Category: History

The Almoravids And The Meanings Of Jihad

Author : Ronald A. Messier
ISBN : 9780313385902
Genre : Political Science
File Size : 65.42 MB
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This book offers a scholarly, highly readable account of the 11th-12th century rulers of Morocco and Muslim Spain who offered a full range of meanings of jihad and challenged Ibn Khaldun's paradigm for the rise and fall of regimes. • Contains sketches of three principle characters (Ibn Yasin, Zaynab, and El Cid) as well as the Koranic inscription and the plan of the Sijilmasa mosque • Includes maps showing various places in North Africa and Southern Spain discussed in the text • Photographs of structures, archaeological sites, and coins that are mentioned in the narrative • A two-section bibliography contains both medieval Arabic sources and modern sources • The glossary defines place names, tribes, tribal confederations, titles, and technical Islamic terms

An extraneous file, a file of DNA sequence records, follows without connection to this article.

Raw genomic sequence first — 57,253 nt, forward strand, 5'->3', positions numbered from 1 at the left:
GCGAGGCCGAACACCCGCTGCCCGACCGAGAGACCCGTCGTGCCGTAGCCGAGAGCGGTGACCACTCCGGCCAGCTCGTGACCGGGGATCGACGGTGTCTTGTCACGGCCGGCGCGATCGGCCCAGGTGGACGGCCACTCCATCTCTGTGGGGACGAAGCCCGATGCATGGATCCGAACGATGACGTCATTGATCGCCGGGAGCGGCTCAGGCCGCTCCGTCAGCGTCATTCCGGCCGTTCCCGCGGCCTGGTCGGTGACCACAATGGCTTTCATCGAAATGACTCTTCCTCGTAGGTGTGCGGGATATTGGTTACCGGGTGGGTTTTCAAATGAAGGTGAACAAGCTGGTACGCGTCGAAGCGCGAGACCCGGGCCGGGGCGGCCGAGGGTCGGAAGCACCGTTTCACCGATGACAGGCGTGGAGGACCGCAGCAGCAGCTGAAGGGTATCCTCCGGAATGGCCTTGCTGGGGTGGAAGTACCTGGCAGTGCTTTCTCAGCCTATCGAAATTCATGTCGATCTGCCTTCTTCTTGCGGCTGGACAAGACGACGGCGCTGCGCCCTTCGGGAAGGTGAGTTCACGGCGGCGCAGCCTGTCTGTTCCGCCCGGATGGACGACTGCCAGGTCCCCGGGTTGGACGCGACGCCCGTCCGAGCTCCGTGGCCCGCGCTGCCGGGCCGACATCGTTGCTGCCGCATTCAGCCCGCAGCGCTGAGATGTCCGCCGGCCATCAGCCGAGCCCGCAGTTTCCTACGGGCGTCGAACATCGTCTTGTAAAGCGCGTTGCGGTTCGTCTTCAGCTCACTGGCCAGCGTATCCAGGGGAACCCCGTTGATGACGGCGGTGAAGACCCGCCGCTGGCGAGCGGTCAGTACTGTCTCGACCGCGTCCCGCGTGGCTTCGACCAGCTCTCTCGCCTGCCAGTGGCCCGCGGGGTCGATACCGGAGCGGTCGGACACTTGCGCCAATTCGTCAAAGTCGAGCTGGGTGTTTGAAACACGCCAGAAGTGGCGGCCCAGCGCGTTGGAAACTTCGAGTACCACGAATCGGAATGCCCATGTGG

Category: Political Science

1492

Author : Felipe Fernández-Armesto
ISBN : 9781408809501
Genre : Civilization, Medieval
File Size : 47.35 MB
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A vivid new book from an established and bestselling historian.
Category: Civilization, Medieval